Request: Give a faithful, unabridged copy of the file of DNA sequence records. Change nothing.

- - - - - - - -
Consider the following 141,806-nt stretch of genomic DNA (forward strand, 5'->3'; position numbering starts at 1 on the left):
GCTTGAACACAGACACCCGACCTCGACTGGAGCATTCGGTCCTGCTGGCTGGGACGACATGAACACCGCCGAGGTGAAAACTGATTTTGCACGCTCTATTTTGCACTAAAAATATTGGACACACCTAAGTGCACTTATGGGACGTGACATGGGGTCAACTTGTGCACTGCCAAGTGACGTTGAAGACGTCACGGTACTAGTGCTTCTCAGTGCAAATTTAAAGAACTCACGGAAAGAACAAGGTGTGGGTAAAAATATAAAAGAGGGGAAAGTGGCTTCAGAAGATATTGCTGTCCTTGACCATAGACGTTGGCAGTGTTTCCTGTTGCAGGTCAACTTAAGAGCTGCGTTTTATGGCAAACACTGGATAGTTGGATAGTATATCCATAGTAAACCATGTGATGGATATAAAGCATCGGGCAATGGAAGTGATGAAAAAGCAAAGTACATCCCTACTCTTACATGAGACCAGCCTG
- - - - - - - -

Consider the following 141,806-nt stretch of genomic DNA (forward strand, 5'->3'; position numbering starts at 1 on the left):
GCTTGAACACAGACACCCGACCTCGACTGGAGCATTCGGTCCTGCTGGCTGGGACGACATGAACACCGCCGAGGTGAAAACTGATTTTGCACGCTCTATTTTGCACTAAAAATATTGGACACACCTAAGTGCACTTATGGGACGTGACATGGGGTCAACTTGTGCACTGCCAAGTGACGTTGAAGACGTCACGGTACTAGTGCTTCTCAGTGCAAATTTAAAGAACTCACGGAAAGAACAAGGTGTGGGTAAAAATATAAAAGAGGGGAAAGTGGCTTCAGAAGATATTGCTGTCCTTGACCATAGACGTTGGCAGTGTTTCCTGTTGCAGGTCAACTTAAGAGCTGCGTTTTATGGCAAACACTGGATAGTTGGATAGTATATCCATAGTAAACCATGTGATGGATATAAAGCATCGGGCAATGGAAGTGATGAAAAAGCAAAGTACATCCCTACTCTTACATGAGACCAGCCTG